athena lamarre, caroline gillis and sarah dodd
photo by cylla von tiedemann
Whenever I see a Daniel MacIvor play I can’t help being overcome with this strange nagging notion that his play was written specifically for me. Of course, this is obviously not the case, but without fail, each time the thoughts of his characters spill forth in candid hilarity or poignant profundity I find myself wondering how Daniel MacIvor managed to infiltrate my brain and suck out my secret thoughts and know the observations I have shoved so far back in the darkest corner of my mind that I haven’t even properly articulated them to myself yet. And yet, there these things all are, springing to life and ringing with a poetry that only Daniel MacIvor can script. For me, this guarantees a magical life at the theatre and MacIvor’s newest play, Communion, playing at Tarragon Theatre until April 4th, 2010, is certainly no exception.
A wise friend of mine believes that “all art is asking us, ‘Do you ever notice this?’”, and I think that MacIvor is a brilliant example of an artist who does just that. Since his plays are incredibly perceptive and have the ability to capture unique and detailed aspects of the human experience that we all share, the audience becomes instantly mesmerized by the characters he is presenting and drawn fervently into the stories that emerge from them. Communion begins with Leda, a terminally ill former alcoholic, trying vehemently to connect to her therapist, Carolyn. While Carolyn attempts to rouse enlightenment in her client through the use of specific, rigid questions and repetition untainted by judgements or opinions, Leda searches frantically for proof of Carolyn’s humanity. The result is one of the funniest therapy sessions of all time as Leda breaks all the rules by saturating her answers with sarcasm, throwing questions back to Carolyn and generally striving to be as difficult, evasive, aggressive and stubborn as possible. This simultaneously suggests the absurdity of the dynamics created by this sort of therapy and quickly evolves into a fascinating boxing match between Leda and her deepest fears.
Caroline Gillis makes a sharp departure from her previous two roles in MacIvor’s A Beautiful View and How It Works, which highlighted her endearingly quirky and awkward humour; with Leda she submerges herself in a much darker, and arguably deeper, well. She gives a beautifully compelling performance, striking a remarkable balance between evoking compassion and eliciting laughter. It can be argued that most playwrights haunt their work, but I felt that especially in this piece, Daniel MacIvor’s voice and presence seemed especially vivid in Leda, which is perhaps why the play resonates so strongly with me. Sarah Dodd plays Carolyn and barely speaks throughout the entire first scene of the play. Her reactions to Gillis’ antics are precise and subtle and her voice is so unbelievably steady and inexpressive that one becomes fascinated to see what would happen if Leda succeeded in breaking Carolyn’s stoic facade. When Dodd’s character cracks open in the third scene, we learn (not surprisingly) that she is just as lost and confused as everyone else.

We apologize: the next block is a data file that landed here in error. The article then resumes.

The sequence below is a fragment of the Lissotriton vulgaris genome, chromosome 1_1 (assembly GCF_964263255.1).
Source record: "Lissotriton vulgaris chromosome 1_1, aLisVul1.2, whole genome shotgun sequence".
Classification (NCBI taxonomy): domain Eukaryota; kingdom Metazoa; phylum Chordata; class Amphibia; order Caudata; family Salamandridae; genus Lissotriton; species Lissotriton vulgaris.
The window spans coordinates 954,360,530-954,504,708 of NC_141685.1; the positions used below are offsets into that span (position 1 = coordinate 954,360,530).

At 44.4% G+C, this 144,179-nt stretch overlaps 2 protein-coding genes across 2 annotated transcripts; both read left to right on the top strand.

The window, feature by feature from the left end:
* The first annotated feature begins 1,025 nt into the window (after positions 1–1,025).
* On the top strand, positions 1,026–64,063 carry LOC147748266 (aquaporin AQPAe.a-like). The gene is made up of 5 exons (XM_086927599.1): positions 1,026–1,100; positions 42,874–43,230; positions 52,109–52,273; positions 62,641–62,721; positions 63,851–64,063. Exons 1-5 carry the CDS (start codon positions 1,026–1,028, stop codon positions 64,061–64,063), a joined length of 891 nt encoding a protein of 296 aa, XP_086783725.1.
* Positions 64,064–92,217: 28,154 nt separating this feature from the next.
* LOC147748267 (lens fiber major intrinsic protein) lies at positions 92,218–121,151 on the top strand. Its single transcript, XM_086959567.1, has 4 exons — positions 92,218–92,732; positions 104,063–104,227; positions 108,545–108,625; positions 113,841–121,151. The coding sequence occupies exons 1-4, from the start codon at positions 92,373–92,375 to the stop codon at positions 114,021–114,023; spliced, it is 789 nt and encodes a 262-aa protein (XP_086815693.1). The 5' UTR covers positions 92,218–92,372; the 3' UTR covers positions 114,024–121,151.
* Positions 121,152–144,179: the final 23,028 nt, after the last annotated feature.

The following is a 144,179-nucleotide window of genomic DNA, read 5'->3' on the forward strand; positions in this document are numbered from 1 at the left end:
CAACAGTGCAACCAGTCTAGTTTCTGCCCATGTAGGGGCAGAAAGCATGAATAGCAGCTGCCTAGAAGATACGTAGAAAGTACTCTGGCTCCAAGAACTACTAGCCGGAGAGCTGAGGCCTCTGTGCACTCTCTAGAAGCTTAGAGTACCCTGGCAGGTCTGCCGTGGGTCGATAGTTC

Athena Lamarre plays Leda’s daughter, Annie, a young girl who has attached herself to an extreme patriarchal religious sect in an attempt to find the stability she did not have growing up with an alcoholic mother. Lamarre beautifully taints Annie’s exhibition of peace and serenity with a sharp, defensive, angry sense of fear. Throughout the play the lines MacIvor scripts for Annie say “I don’t care,” but the emotion comes from Lamarre whose actions so poignantly reveal the depth and scope of her feelings.
The word Communion can refer to the sacrament of the Eucharist received by a congregation or the part of the Mass or a liturgy in which the Eucharist is received. Leda refers to this Communion as the “Catholic Fashion Run-Way” as she recalls watching people intently as they came from Communion when she was a child. The word also means an interchange or sharing of thoughts and emotion or of holding in common and this commonality and desire to connect honestly and openly with one another seems to be the source of his play’s lasting power. When I was little, Holy Communion was my favourite part of Mass for this exact same reason and so in response to my wise friend’s question, I find myself saying, “Yes. Actually, I do notice that.” Daniel MacIvor may not have written Communion specifically for me, but in its ability to share and to create a fellowship with people, I think it’s fair to say that he’s written this play for us.
Communion plays until April 4th at Tarragon Theatre (30 Bridgeman Avenue). For more information or to book your tickets please call 416.531.1827 or visit www.tarragontheatre.com.
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